So nice to add Better Georgia and a sprinkling of Occupy groups. Doesn’t look as bad.
As a Dissident Prof who had taught college English for nearly 20 years and had been researching and writing about Common Core from almost the time since the “standards” were dangled to the states in competition for stimulus money, I testified about its detrimental effects. I also wrote about the disadvantage posed to volunteers, citizens, and tea party groups as public employees and Chamber of Commerce-funded pro-Common Core groups were allowed to speak and offer workshops at publicly funded “parental engagement” conferences on the wonders of Common Core.
At a state board of education meeting, after spending three minutes testifying as a giant clock ticked down the seconds, I listened incredulously as one board of education member congratulated herself and colleagues for allowing me and parents and volunteers three minutes to present our case without being “thrown in jail.” It was a display of the wonder of “democracy” she declared, after allowing a state employee to wax on for 20 minutes about the upcoming “parental engagement” conference where Dana Rickman, of the Chamber of Commerce funded nonprofit floundered about, bamboozling parents about the wonders of Common Core.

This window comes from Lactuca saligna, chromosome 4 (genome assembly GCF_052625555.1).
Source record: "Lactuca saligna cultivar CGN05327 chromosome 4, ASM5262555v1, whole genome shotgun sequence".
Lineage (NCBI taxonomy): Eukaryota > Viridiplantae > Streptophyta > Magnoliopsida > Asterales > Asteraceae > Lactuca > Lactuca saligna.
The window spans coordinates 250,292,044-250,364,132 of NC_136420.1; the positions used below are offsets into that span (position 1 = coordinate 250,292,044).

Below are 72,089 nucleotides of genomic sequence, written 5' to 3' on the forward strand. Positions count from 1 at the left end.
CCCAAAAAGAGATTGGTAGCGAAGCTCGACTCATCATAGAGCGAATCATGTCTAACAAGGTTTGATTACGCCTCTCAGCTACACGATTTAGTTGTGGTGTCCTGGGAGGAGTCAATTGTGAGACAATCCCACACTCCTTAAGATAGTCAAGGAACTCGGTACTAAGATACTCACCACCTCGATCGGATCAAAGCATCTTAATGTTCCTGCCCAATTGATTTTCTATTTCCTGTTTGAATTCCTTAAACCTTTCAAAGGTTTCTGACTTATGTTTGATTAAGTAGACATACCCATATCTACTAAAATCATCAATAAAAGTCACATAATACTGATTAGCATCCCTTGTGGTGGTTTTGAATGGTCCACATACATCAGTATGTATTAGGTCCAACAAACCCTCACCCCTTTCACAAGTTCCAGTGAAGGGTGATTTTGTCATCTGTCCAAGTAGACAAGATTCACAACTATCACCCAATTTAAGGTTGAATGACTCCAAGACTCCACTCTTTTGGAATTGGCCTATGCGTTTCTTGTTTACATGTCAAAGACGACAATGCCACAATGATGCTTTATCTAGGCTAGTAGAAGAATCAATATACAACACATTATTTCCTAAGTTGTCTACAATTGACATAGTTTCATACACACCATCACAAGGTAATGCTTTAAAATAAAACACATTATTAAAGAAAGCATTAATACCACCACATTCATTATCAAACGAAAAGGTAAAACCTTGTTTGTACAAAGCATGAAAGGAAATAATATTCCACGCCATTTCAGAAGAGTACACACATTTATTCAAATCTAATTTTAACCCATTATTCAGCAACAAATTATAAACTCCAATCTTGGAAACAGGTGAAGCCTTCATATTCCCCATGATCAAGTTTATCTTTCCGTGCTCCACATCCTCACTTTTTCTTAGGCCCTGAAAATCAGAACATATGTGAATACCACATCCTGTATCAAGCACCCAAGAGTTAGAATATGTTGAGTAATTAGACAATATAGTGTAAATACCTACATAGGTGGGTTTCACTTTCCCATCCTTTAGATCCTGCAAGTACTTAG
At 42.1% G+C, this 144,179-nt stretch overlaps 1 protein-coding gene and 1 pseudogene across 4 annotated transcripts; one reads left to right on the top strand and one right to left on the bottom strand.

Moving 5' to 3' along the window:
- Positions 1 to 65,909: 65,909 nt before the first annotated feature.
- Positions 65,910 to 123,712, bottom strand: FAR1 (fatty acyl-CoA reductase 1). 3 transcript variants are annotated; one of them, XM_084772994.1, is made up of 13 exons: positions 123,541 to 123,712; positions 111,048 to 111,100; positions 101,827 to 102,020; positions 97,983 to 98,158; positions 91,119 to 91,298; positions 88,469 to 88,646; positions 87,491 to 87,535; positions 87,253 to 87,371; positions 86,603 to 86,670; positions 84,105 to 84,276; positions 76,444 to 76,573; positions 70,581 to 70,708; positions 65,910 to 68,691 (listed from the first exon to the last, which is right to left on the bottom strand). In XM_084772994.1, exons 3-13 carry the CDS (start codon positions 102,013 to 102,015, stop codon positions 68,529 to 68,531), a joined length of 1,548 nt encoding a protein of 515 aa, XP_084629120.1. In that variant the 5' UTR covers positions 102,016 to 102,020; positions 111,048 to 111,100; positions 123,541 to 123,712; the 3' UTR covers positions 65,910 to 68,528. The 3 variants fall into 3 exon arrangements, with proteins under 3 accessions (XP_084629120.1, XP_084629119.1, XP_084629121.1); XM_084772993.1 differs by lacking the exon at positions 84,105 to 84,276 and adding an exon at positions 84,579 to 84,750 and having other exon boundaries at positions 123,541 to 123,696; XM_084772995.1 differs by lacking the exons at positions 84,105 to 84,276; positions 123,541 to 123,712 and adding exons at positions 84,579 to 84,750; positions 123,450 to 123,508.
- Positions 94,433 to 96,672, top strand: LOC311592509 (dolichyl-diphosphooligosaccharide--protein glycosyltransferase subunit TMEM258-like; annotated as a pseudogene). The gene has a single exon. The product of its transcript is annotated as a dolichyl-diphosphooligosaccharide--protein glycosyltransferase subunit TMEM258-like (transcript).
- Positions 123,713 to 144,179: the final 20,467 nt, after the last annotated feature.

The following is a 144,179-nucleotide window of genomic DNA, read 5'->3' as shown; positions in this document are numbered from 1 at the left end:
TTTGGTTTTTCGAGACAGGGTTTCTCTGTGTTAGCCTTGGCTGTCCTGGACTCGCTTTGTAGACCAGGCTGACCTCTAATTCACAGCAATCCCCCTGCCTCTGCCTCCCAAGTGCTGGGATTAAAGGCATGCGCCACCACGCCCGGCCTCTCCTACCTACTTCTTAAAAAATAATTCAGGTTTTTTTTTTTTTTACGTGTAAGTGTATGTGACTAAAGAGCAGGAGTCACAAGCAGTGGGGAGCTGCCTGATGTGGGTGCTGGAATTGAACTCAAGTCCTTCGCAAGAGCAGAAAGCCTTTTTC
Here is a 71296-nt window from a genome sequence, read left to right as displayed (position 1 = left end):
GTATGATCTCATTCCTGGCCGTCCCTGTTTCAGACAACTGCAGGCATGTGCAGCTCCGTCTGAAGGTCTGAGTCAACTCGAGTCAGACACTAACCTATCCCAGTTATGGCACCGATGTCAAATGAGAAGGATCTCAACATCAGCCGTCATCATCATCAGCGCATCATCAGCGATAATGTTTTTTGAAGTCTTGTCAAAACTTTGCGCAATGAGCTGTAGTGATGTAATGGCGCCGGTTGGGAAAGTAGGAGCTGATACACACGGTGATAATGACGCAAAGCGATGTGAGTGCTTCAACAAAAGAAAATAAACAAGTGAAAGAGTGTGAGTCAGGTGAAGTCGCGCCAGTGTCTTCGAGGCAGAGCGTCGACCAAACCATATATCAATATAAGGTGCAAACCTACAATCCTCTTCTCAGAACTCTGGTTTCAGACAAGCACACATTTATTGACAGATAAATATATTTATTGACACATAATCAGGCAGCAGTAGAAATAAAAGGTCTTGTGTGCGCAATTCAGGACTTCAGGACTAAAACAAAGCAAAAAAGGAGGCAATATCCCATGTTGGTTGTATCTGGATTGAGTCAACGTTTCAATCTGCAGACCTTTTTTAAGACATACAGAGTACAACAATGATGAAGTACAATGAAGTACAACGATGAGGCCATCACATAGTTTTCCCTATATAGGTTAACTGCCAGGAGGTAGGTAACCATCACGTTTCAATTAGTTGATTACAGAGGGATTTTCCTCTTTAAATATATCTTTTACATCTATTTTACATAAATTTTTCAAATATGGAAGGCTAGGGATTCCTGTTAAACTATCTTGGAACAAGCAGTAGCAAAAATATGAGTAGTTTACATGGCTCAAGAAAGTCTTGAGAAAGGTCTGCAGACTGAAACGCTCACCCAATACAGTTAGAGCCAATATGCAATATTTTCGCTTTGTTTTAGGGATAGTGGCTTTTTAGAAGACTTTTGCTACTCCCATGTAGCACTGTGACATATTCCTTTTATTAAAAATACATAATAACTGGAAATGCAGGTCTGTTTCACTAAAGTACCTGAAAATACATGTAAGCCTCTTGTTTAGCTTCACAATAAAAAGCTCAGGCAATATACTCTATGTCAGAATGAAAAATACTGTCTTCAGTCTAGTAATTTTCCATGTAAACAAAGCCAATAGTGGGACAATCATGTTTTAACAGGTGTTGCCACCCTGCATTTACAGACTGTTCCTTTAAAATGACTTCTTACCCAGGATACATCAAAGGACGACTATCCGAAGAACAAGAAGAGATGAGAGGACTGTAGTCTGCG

For the privilege of addressing the state school board in the state in which I lived about how I thought Common Core would not prepare students for freshman composition and for daring to express my opinion in writing, I was presented by the IRS, 18 months after my application had been submitted and my $850 application check cashed, with the first information request (to be completed in about 2 weeks pronto!). Item 5 from Carly Young in the notorious Cincinnati office demanded: